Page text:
Thursday, 20 October 2011

Glemsford, Suffolk

St Mary is stunning, with commanding views over the surrounding countryside - both the building and the location are outstanding. Sadly the interior, whilst beautiful, suffered a visitation from Dowsing in 1643 so it is light on monuments but does have a very good octagonal 15th century decorated font.

ST MARY. Dec W tower and Dec nave arcades (octagonal piers, double-chamfered arches, the N side apparently earlier than the S). Perp aisle walls and windows, chancel chapels, clerestory, and porches. The S aisle, S chapel, S porch, and N chapel have flushwork panelling, the N aisle and N porch have not. Large three-light windows, mostly transomed. S doorway with tiny canopied niches in one arch moulding. Money was left for a S window in 1447, a N window in 1454, N clerestory windows in 1474/5 (‘according to the design of the first one newly made in that wall’). Good N aisle roof with carved beams. - FONT. Octagonal. Panelled stem with four small figures. Bowl with two Signs of the Evangelists, head with crown, head with mitre, angel with shield, and Virgin of the Annunciation (?). - SOUTH DOOR. With tracery and a scroll along the edge. - (REREDOS in the S aisle C18. LG)

St Mary (3)

Font (1)

Towards Boxted (NW)
GLEMSFORD. It is the village (a wandering place with a great church and a glorious view) where Wolsey’s faithful servant came to end his days far from the glamour and peril of the Court. It has a fine house with an overhanging storey which may have been here in his day; one of its upright posts is carved with a figure of the Archangel Michael, who has his sword uplifted to sly the dragon. Below St Michael is an angel which gives its name to the neighbouring inn.

Most of the church, with its lofty aisle and porch, is 15th century, but the chancel has an arcade with slender pillars 700 years old. There is a huge iron-bound chest ravaged by the death-watch beetle, and a Jacobean pulpit with grapes and strange birds on the brackets of its book-rest. The oak reredos, with its carving of the Annunciation, was set up in memory of George Coldham, vicar here for 54 years last century. The treasure of the church is the 15th century font, its bowl carved with a fierce winged lion, a dragon, and four heads (a bishop and an angel, a king and a queen), with a curious little figure supporting the bowl.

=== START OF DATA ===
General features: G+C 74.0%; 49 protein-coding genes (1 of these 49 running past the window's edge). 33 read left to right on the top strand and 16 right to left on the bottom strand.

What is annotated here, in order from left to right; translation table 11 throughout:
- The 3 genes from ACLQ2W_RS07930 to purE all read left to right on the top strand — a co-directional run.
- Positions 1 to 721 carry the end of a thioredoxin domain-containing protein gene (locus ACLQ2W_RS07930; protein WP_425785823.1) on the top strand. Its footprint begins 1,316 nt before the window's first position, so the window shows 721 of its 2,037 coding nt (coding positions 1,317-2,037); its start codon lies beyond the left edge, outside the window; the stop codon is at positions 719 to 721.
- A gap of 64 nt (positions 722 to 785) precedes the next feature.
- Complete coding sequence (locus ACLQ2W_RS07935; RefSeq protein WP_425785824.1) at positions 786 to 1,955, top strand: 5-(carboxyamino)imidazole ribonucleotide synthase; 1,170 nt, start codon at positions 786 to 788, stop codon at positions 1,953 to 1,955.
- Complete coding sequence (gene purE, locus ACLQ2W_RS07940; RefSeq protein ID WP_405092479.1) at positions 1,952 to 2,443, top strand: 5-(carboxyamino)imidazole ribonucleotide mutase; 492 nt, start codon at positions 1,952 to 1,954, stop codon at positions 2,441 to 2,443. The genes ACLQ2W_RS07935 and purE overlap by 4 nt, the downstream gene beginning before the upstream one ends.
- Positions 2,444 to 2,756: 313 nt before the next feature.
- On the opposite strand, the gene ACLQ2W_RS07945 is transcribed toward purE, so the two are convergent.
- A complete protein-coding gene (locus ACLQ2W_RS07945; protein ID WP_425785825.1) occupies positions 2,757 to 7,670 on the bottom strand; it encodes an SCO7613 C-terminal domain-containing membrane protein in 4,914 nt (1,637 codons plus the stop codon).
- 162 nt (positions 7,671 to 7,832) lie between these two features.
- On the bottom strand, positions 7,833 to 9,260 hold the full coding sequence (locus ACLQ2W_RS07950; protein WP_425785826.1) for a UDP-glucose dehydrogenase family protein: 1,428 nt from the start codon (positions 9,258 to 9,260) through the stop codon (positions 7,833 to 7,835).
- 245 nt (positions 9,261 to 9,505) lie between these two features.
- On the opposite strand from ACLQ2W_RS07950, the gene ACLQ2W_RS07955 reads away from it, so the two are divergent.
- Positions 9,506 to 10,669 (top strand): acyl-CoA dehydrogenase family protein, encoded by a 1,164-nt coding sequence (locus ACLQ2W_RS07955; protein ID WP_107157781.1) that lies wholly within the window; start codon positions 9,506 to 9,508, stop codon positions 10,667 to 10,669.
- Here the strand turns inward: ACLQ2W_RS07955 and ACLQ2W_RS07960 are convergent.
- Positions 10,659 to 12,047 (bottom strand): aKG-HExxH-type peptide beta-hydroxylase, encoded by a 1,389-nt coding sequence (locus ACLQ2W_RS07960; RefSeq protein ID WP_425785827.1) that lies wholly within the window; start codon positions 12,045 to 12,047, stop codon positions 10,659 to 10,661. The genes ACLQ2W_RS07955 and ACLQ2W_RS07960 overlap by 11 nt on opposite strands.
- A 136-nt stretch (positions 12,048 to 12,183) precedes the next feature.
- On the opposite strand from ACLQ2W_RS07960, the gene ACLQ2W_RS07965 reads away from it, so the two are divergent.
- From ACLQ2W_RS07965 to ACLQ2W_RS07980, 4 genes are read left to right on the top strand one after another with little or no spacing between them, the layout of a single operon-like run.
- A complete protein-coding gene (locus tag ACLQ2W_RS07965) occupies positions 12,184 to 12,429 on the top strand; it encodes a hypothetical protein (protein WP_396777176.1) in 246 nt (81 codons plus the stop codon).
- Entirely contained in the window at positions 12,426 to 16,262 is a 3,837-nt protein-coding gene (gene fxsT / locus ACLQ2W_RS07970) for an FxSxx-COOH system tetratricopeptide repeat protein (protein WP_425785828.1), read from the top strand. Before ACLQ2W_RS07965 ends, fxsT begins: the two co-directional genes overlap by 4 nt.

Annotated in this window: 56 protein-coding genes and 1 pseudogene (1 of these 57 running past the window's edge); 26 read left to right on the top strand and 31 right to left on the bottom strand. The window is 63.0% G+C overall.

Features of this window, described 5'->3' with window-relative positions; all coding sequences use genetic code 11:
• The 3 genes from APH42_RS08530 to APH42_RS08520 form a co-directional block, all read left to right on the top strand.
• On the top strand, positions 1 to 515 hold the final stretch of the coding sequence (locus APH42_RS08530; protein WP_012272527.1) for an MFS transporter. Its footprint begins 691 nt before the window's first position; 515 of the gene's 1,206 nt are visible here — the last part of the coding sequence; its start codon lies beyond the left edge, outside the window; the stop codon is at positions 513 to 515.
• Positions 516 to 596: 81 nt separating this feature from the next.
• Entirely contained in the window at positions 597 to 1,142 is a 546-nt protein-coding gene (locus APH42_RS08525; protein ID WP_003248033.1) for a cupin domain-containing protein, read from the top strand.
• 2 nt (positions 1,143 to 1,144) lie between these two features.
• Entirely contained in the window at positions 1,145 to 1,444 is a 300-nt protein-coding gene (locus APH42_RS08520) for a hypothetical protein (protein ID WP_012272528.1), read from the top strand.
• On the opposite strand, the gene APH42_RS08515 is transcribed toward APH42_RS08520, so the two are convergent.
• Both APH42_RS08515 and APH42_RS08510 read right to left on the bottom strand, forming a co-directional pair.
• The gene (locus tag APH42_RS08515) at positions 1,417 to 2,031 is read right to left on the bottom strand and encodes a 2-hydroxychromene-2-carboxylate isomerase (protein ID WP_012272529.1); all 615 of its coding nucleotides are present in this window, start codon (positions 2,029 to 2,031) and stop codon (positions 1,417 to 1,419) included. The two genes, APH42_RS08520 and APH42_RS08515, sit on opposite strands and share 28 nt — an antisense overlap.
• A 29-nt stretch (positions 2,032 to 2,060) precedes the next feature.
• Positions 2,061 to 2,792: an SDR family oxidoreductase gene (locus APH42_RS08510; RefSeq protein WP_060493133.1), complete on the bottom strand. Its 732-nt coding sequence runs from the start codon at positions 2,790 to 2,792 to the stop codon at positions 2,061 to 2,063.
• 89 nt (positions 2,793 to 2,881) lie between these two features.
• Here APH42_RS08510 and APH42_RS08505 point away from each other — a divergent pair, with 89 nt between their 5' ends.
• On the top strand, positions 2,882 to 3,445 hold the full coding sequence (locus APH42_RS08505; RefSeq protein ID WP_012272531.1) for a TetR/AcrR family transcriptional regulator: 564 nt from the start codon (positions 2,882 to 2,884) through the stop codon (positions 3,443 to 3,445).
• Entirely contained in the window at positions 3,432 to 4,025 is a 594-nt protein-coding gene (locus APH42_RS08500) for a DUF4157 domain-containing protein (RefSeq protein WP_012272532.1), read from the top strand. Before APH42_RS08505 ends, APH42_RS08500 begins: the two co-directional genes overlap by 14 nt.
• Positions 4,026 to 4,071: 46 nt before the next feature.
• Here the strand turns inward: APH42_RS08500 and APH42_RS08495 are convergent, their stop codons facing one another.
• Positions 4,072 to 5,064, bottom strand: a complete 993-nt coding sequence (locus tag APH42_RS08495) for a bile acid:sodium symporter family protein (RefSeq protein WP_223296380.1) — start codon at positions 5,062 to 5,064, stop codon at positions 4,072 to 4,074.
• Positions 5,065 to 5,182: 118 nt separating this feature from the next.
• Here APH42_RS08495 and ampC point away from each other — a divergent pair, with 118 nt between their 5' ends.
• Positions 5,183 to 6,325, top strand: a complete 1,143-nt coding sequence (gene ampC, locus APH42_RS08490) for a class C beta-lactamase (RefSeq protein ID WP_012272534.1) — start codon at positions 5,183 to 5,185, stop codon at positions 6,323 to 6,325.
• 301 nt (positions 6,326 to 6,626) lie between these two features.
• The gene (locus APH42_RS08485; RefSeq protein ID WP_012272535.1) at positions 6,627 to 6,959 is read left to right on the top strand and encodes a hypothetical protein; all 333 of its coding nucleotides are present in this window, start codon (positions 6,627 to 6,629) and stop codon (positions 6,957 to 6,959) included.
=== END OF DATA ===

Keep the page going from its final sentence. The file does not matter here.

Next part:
Here sleeps George Cavendish without memorial, though indeed he has no need of one, for his life of his master, Cardinal Wolsey, is his everlasting monument. As we see Wolsey in Shakespeare, noting the firm bold lines in which the character is drawn, following his speeches and sighing over the tragic greatness of his fall, we feel that here is the authentic man, body and spirit; and it is almost certain that Shakespeare derived his details from Cavendish’s manuscript. Cavendish knew the cardinal better than anyone else, in his public life and in the secrecy of his chamber. Son of a Court official, he married a niece of Sir Thomas More, but at the age of 26, as Wolsey said, "abandoned his own country, wife, and children, his own house and family, his rest and quietness" to serve him as gentleman usher. He was with Wolsey in his greatest triumphs; he remained with him, constant, solicitous, loving, and loyal, to the tragic end. On Wolsey’s death Cavendish was strictly examined as to the acts and sayings of his master, and though in peril of his life he answered with such valiant candour that the hostile council declared he had served the cardinal like a just and diligent servant.

Retiring to Glemsford, Cavendish wrote the beautiful story of Wolsey’s life and conversation which stands as one of the earliest great biographies in our language. It remained in manuscript for a century, and then, in 1641, a garbled version of it was printed. Not until 1810 did it appear complete. Shakespeare had the manuscript, and we know that the words he makes Wolsey speak are the words George Cavendish wrote down.


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